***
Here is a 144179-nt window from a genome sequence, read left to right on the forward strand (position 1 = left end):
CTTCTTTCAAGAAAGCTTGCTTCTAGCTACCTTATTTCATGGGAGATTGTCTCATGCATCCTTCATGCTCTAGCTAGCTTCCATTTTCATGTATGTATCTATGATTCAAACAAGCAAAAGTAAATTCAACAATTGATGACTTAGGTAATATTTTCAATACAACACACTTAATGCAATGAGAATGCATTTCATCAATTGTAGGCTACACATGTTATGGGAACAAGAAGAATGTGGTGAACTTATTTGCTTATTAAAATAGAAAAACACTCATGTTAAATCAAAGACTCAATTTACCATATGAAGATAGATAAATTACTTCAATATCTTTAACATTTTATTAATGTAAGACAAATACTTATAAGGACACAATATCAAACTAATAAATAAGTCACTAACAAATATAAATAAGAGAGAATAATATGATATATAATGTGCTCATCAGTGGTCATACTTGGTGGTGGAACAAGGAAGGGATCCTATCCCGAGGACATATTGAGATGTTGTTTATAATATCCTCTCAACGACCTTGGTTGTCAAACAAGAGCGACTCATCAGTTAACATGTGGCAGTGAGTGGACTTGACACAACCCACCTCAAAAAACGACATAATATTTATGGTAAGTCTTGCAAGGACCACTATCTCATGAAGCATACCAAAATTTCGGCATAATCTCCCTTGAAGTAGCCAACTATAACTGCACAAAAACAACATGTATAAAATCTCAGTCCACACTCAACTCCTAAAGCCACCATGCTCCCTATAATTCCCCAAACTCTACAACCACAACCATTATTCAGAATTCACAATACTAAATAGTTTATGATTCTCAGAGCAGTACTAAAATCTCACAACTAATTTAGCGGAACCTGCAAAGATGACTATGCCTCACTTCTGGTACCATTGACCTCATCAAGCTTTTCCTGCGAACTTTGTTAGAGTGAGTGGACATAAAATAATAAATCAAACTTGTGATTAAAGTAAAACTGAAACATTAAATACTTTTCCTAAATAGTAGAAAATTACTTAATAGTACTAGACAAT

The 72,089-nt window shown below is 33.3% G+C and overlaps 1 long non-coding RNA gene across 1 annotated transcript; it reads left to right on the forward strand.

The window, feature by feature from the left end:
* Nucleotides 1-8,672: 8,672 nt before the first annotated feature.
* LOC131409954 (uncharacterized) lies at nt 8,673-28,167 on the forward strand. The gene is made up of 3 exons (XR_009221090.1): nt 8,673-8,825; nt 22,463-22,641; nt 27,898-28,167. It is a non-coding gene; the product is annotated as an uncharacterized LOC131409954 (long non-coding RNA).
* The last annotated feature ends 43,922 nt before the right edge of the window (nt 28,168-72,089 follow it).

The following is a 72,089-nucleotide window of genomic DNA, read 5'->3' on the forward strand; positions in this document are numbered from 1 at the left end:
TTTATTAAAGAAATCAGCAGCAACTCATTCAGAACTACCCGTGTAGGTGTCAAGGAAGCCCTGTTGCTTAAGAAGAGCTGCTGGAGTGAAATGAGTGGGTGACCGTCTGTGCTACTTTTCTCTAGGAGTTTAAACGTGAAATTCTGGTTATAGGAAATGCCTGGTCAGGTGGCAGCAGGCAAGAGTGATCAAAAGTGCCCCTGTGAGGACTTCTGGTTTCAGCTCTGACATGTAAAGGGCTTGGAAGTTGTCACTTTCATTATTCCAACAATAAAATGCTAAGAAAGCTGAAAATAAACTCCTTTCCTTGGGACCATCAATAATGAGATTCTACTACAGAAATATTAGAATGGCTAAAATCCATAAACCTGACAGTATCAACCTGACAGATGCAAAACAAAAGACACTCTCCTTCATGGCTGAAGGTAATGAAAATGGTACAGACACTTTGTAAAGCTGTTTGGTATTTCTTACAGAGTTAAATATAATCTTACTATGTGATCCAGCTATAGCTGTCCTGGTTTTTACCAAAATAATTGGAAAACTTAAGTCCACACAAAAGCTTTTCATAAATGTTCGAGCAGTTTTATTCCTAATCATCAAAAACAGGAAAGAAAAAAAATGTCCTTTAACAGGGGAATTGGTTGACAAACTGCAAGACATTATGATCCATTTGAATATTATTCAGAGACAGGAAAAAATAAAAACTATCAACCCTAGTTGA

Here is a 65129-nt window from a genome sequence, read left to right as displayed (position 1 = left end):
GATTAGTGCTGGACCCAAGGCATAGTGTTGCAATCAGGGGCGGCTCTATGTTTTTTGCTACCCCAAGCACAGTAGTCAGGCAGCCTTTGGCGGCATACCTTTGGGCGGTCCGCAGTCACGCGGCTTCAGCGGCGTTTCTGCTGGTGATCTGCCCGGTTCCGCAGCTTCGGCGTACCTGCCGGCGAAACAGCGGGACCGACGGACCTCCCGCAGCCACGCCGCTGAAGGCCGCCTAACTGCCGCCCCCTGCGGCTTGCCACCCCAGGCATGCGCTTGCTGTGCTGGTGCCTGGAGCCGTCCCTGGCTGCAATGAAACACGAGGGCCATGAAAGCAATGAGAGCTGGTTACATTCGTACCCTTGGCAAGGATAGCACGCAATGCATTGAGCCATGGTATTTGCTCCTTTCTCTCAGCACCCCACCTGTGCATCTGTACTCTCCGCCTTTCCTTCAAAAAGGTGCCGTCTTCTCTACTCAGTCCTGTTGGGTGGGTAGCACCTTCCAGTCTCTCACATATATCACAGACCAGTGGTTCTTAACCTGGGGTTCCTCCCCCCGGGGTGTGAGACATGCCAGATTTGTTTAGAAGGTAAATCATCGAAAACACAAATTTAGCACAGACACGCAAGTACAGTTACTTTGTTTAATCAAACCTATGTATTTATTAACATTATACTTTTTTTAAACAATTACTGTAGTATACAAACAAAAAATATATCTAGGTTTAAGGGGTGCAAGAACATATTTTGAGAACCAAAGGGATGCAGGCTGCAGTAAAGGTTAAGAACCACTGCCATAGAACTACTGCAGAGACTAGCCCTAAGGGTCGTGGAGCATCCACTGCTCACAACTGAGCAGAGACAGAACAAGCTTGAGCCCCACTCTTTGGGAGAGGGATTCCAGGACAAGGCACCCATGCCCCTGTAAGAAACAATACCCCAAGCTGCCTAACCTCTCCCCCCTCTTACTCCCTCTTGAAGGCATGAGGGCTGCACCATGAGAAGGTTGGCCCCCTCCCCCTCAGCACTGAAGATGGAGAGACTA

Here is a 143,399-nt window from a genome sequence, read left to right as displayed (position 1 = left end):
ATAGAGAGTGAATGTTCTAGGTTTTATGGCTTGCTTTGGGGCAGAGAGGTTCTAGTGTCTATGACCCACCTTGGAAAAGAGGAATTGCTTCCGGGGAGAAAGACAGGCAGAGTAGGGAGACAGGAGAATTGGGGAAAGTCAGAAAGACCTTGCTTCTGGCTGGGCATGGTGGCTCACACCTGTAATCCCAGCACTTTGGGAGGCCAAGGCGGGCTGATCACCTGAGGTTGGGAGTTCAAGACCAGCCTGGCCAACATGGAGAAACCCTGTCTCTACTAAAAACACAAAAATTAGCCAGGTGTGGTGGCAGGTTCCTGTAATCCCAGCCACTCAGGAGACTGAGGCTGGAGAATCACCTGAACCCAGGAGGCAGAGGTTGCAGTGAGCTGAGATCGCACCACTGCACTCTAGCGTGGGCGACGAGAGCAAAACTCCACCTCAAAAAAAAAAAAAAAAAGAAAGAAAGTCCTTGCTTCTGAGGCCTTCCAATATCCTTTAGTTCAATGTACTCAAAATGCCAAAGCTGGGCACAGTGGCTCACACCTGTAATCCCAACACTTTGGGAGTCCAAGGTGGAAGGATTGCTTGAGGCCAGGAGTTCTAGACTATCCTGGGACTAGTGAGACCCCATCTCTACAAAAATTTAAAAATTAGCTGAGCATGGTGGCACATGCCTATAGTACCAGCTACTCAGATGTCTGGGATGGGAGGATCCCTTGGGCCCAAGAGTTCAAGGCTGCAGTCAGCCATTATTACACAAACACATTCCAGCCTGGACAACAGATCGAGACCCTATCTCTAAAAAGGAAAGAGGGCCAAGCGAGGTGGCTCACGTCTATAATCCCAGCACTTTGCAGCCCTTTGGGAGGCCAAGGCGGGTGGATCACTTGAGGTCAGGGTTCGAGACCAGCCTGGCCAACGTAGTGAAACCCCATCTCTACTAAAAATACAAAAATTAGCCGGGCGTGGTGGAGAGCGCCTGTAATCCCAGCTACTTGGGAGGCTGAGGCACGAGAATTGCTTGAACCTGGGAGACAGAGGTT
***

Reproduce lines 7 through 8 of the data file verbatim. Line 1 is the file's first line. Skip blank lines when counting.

* The last annotated feature ends 43,922 nt before the right edge of the window (nt 28,168-72,089 follow it).

The following is a 72,089-nucleotide window of genomic DNA, read 5'->3' on the forward strand; positions in this document are numbered from 1 at the left end: